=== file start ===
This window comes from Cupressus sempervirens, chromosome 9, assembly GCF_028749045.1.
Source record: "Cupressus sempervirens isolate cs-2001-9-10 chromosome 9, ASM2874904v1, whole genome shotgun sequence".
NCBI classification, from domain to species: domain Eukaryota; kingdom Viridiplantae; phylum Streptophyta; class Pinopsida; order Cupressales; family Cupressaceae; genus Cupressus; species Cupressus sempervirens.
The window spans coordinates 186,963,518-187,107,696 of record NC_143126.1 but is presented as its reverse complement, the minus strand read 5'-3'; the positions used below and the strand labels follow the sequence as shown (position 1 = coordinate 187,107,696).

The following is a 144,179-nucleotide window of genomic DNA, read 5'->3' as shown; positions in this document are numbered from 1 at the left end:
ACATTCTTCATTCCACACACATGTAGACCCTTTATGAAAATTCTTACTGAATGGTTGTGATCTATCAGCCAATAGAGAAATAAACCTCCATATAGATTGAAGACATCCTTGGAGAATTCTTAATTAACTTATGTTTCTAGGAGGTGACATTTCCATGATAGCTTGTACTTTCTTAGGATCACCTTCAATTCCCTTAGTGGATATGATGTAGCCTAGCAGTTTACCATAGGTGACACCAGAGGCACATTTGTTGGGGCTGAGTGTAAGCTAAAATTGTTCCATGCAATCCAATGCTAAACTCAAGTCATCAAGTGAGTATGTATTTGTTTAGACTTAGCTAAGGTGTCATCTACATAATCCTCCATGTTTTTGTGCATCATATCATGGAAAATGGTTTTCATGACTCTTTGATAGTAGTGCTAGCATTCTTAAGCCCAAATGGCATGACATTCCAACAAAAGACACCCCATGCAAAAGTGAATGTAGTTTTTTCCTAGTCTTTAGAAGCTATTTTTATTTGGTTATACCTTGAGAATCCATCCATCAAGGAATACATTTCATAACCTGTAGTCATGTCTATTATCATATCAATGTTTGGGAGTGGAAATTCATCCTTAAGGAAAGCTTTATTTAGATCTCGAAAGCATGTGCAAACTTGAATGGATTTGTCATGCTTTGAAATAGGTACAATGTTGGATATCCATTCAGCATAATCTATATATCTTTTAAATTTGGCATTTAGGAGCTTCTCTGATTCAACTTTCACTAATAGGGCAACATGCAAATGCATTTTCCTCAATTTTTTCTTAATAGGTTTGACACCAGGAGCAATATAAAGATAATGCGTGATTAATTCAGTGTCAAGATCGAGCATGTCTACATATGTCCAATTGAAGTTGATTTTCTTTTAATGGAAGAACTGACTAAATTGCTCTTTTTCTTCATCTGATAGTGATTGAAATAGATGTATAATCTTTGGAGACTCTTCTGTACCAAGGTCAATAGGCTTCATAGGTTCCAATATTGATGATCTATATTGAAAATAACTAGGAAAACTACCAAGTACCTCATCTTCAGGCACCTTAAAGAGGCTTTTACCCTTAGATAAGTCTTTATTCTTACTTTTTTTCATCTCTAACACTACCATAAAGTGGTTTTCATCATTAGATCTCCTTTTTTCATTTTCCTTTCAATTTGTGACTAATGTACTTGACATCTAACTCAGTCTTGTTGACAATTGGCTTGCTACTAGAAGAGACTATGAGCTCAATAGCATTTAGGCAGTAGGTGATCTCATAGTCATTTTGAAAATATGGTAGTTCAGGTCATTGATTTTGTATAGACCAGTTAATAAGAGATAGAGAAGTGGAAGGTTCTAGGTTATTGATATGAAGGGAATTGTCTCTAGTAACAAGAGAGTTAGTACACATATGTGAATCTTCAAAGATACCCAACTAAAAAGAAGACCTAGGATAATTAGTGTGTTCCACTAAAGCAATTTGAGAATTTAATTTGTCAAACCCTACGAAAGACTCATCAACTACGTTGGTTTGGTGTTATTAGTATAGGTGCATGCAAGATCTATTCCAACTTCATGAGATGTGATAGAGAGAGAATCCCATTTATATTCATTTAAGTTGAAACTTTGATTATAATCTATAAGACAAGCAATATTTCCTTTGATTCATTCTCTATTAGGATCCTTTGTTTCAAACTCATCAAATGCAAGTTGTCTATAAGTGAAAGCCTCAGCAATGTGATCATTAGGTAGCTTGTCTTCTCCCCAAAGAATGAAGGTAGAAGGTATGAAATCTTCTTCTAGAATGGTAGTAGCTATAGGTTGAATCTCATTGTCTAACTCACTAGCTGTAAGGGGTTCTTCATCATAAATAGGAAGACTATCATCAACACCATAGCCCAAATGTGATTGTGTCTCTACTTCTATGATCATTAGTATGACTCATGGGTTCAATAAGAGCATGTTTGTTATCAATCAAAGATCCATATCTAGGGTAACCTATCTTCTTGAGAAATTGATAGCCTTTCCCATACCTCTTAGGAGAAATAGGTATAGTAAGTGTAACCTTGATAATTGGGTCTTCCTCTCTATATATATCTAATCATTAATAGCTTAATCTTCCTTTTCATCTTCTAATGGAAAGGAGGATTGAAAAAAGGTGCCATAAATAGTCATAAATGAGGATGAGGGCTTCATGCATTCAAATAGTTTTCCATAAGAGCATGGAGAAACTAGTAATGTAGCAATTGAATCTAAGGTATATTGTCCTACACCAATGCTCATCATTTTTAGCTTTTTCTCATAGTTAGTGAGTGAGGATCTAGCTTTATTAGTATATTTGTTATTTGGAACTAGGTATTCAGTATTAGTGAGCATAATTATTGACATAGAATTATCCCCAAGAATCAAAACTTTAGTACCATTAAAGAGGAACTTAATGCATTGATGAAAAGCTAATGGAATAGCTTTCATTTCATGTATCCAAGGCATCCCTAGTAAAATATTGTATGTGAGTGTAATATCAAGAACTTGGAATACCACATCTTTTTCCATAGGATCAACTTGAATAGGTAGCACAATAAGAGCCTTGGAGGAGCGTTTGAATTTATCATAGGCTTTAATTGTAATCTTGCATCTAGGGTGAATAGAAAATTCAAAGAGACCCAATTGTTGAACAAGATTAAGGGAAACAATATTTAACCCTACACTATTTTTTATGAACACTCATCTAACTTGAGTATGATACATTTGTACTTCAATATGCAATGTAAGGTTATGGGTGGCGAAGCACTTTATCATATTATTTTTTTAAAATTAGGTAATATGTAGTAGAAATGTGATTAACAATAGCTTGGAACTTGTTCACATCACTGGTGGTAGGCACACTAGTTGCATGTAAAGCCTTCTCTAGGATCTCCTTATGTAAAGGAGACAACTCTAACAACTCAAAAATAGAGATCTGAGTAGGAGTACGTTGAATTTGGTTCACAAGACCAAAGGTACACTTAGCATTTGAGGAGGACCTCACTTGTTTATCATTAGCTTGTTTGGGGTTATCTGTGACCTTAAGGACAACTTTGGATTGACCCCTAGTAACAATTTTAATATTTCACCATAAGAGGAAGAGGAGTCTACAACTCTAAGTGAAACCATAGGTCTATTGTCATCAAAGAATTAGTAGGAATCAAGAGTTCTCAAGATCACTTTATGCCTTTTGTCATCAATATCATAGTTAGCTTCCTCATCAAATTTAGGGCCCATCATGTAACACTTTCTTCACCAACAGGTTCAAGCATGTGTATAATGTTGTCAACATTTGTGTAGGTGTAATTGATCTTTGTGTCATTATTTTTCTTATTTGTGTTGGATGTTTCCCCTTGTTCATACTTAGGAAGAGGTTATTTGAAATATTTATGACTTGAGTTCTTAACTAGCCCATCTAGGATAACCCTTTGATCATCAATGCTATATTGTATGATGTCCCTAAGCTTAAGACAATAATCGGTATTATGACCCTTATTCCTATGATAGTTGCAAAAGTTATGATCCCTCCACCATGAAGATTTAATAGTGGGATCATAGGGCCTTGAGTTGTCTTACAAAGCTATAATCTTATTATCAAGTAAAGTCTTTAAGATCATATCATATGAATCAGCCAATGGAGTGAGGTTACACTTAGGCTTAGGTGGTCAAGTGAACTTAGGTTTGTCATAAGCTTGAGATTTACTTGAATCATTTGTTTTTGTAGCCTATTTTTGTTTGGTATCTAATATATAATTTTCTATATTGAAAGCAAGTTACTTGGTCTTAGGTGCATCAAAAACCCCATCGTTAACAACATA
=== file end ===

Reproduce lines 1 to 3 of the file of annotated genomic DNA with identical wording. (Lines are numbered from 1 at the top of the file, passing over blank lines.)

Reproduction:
This window comes from Cupressus sempervirens, chromosome 9, assembly GCF_028749045.1.
Source record: "Cupressus sempervirens isolate cs-2001-9-10 chromosome 9, ASM2874904v1, whole genome shotgun sequence".
NCBI classification, from domain to species: domain Eukaryota; kingdom Viridiplantae; phylum Streptophyta; class Pinopsida; order Cupressales; family Cupressaceae; genus Cupressus; species Cupressus sempervirens.